Well I'll tell you what…when Paul first brought the lyrics in and I first started singing it, I laughed. I couldn't sing the first line (laughs)! I mean, they're brutal and I don't want to make it seem like we're fucking joking, but they're so brutal that if you really take them too seriously, I think there might be something wrong with you (laughs)! I just fucking remember doing "…smash his scrotum sack…" a few times and I couldn't. I'd just do it and laugh! It's too hilarious! It's so brutal that there's something funny. When we were doing GALLERY OF SUICIDE with (producer) Jim Morris, he would just stop and I would see him laughing so hard in the control room and I would start laughing (laughs). I would be doing the lines and he would just be like, "What the hell are you guys doing," you know? Just the way it's worded is so fucking hilarious! With the play on words that we do, he would be laughing. But "Blunt Force Castration" is…yeah, it'll make you cringe!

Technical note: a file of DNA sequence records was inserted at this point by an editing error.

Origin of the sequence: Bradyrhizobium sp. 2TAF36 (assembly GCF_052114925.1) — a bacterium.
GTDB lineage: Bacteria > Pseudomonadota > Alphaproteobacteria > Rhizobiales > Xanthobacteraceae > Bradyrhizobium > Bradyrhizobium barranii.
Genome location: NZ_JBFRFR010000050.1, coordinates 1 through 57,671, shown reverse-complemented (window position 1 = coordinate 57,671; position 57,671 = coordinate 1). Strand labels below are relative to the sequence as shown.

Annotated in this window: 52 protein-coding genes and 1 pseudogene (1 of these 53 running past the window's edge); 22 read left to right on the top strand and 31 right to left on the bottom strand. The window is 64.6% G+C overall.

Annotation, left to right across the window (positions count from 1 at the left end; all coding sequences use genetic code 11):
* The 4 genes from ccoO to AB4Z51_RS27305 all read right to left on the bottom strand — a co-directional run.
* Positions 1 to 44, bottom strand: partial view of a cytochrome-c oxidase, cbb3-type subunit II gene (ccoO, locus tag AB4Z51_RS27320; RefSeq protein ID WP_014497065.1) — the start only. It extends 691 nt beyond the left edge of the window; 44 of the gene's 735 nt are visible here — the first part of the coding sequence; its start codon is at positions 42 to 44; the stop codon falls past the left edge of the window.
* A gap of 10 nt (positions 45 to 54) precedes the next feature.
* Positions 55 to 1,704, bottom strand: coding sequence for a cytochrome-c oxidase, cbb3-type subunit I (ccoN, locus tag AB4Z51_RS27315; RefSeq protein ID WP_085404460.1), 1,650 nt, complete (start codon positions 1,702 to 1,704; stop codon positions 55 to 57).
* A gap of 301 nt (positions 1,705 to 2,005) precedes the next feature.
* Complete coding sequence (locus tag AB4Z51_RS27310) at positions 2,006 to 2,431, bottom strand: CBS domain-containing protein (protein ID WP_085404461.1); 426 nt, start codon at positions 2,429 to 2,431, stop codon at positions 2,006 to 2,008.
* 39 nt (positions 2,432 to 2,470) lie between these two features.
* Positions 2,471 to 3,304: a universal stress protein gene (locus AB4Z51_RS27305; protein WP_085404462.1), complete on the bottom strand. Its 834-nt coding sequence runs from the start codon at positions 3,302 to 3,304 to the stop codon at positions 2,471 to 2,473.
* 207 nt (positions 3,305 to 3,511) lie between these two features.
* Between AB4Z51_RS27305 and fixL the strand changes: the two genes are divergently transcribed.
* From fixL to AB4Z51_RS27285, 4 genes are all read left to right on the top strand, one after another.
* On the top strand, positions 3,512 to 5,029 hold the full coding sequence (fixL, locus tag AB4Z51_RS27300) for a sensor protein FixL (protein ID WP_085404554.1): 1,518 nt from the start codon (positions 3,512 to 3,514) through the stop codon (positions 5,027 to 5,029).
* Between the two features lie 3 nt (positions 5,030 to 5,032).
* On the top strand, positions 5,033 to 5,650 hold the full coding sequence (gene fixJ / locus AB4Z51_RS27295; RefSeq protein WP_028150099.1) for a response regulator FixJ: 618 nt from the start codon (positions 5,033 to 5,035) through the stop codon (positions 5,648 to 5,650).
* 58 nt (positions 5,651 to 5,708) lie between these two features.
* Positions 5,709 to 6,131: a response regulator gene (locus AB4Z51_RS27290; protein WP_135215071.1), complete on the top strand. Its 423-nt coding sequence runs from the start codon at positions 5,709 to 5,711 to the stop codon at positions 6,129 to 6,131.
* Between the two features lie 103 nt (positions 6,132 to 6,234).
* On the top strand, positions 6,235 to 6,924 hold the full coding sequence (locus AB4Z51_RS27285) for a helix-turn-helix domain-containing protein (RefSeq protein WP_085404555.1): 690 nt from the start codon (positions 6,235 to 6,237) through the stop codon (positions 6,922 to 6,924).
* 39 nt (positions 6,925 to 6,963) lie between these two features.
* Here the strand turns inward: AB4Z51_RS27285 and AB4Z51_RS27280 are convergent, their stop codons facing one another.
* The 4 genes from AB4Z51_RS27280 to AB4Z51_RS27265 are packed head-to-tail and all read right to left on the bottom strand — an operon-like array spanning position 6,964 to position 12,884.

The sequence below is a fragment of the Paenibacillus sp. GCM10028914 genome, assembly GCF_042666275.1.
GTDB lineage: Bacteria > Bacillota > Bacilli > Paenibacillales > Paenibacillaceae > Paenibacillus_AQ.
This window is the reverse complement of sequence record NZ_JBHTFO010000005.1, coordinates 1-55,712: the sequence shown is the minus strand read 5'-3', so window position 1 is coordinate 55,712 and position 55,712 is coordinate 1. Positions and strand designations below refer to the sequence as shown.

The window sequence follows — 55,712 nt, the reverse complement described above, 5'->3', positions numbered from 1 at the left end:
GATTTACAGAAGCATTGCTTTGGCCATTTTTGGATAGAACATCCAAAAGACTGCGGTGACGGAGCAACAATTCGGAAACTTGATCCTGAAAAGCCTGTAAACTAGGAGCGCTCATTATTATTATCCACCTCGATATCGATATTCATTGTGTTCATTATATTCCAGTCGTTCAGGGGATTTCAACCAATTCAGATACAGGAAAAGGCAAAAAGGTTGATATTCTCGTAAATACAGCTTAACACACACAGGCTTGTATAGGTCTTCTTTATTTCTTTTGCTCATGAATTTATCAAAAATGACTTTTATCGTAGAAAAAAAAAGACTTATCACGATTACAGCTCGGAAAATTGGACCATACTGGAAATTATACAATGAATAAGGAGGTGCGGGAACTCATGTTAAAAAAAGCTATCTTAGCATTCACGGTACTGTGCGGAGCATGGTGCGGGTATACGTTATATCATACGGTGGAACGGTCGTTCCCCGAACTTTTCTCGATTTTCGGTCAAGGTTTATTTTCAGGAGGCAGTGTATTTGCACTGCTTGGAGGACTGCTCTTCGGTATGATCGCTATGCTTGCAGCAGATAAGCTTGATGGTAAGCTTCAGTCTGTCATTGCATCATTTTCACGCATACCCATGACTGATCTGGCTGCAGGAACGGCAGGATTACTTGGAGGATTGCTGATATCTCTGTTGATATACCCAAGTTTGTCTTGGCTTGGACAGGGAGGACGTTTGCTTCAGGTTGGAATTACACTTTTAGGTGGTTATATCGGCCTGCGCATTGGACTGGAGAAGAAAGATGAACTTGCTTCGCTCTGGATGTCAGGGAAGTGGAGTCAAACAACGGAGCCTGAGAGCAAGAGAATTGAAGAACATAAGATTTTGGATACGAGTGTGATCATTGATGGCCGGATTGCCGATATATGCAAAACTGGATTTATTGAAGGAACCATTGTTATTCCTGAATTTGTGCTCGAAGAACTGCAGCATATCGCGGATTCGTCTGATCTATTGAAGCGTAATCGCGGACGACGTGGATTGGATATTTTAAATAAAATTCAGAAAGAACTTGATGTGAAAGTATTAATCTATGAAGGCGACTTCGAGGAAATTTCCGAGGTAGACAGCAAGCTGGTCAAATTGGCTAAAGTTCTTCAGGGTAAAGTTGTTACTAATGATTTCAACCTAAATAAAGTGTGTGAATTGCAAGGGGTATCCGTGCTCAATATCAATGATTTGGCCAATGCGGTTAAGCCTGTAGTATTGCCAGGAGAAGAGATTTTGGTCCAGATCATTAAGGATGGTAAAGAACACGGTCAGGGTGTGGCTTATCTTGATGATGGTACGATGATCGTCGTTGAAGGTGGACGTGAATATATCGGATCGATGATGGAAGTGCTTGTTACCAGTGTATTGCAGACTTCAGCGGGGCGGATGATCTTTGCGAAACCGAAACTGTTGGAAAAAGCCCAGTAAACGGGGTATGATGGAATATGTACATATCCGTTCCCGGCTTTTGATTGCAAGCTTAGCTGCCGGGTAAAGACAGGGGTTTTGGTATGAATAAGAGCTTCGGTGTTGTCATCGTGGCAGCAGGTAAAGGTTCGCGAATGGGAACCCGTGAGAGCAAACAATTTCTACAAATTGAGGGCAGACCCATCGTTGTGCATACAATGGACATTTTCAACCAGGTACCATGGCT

Have you ever had a lyric or a song title and said to each other, "This is too much! We've got to tone it down a little?" Or is it the worse the better (laughs)?

Probably more we've thought, "That's too cheesy." Never, "Aww, this pushes too many buttons!" We don't give a shit. When we practice for an upcoming album, everybody will come in and say, "What about this word?" or "What about that word?" Pat will come in with a song title, like "Hatchet To The Head" and go, "It's got be something with a hatchet! Yeah, 'Hatchet To the Head'!" Nothing where we've ever gone, "That's just utterly disgusting," because then we'll have to stop playing some of the old songs we play. Never too disgusting. Maybe too cheesy.



There are a couple of riffs on "Severed Head Stoning" and "Psychotic Precision" that really stand out. Did the band go for more of a riff-laden album this time?